If you tell me how you get your feeling of importance, I'll tell you what you are. That determines your character. That is the most significant thing about you. For example, John D. Rockefeller got his feeling of importance by giving money to erect a modern hospital in Peking, China, to care for millions of poor people whom he had never seen and never would see. Dillinger, on the other hand, got his feeling of importance by being a bandit, a bank robber and killer. When the FBI agents were hunting him, he dashed into a farmhouse up in Minnesota and said, "I'm Dillinger!" Fie was proud of the fact that he was Public Enemy Number One. "I'm not going to hurt you, but I'm Dillinger!" he said. Yes, the one significant difference between Dillinger and Rockefeller is how they got their feeling of importance.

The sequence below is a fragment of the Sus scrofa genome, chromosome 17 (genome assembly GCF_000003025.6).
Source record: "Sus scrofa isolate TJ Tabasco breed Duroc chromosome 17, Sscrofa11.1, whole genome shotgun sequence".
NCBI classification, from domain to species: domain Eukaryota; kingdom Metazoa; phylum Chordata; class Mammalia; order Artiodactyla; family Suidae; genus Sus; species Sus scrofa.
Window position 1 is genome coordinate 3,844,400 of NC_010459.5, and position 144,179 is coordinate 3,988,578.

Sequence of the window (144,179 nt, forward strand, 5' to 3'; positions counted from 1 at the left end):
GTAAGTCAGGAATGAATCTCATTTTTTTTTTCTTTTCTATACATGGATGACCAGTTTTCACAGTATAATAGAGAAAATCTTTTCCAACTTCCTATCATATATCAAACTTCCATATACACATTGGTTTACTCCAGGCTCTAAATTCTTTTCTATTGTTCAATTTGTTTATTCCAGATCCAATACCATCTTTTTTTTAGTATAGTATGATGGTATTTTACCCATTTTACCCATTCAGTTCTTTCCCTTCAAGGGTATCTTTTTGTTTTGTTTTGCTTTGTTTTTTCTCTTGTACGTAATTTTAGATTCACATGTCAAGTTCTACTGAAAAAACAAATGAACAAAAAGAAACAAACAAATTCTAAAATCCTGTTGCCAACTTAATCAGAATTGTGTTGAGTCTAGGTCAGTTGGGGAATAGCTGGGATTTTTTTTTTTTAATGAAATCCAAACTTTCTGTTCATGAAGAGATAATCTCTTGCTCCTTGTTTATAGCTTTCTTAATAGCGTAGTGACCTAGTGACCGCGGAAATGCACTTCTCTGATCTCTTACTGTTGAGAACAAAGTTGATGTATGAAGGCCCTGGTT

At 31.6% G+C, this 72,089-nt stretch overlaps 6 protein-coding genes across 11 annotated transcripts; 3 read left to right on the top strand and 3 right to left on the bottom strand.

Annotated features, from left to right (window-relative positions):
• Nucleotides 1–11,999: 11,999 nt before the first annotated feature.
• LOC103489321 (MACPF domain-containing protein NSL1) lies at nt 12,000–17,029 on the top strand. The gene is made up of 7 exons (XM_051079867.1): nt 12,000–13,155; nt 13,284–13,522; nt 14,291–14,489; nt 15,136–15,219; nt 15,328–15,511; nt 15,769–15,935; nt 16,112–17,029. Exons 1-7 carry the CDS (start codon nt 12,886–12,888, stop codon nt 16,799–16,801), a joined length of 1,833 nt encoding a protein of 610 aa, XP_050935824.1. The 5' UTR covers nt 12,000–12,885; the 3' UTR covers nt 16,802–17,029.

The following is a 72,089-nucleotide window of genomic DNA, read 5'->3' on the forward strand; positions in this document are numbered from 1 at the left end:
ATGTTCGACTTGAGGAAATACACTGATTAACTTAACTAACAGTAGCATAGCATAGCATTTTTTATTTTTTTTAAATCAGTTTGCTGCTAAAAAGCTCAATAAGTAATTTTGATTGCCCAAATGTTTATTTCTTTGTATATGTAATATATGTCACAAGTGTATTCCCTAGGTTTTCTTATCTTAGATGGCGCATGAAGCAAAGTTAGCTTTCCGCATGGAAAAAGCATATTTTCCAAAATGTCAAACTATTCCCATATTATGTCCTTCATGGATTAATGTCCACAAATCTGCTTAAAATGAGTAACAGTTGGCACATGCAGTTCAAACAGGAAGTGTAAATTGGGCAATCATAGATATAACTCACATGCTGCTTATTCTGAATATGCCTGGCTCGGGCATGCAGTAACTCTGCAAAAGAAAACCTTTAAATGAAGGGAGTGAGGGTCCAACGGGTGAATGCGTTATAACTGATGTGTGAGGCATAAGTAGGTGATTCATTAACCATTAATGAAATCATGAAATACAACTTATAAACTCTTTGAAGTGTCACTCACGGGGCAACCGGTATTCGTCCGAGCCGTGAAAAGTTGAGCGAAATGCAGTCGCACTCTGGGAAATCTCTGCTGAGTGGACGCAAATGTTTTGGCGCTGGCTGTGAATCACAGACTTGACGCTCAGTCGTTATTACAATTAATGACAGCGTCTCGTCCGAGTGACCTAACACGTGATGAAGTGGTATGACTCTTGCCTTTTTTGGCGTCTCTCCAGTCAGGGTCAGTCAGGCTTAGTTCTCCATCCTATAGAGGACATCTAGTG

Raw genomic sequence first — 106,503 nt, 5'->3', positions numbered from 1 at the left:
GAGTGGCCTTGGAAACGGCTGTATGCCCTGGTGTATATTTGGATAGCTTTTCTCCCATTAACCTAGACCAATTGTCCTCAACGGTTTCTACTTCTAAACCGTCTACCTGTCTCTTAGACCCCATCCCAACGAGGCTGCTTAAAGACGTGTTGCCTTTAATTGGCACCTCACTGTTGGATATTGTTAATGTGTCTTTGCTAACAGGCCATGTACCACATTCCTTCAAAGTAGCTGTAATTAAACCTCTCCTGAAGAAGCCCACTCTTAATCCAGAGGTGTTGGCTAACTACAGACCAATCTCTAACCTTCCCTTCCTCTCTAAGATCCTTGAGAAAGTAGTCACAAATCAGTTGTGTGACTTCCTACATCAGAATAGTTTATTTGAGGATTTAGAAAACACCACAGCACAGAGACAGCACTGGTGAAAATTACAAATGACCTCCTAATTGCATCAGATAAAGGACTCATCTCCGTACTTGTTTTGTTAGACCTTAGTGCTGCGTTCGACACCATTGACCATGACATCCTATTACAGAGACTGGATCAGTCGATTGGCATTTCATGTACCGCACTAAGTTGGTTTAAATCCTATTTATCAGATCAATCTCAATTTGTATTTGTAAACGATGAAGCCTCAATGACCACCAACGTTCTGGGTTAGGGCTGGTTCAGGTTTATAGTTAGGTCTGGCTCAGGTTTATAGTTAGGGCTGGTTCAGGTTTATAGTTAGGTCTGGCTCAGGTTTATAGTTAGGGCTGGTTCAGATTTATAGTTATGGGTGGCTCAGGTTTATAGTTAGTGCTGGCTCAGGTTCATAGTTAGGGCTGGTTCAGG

You can locate the main ideas in this fragment using several tips we've outlined above. Here's what you will see if you focus on the topic sentence:
If you tell me how you get your feeling of importance, I'll tell you what you are.
It shows that the fragment will be dedicated to how different people find their feeling of importance and how the latter affects their activities, self-perception, and overall character. Now, we can also take a closer look at the first and last sentences of the paragraph:
If you tell me how you get your feeling of importance, I'll tell you what you are. Yes, the one significant difference between Dillinger and Rockefeller is how they got their feeling of importance.
This approach confirms our initial finding about the “feeling of importance” as the author’s central idea in this paragraph. Dale Carnegie gives two distinct examples – a philanthrope and a criminal – to show that regardless of the person’s activity, the self-derived feeling of importance is central in shaping their characters.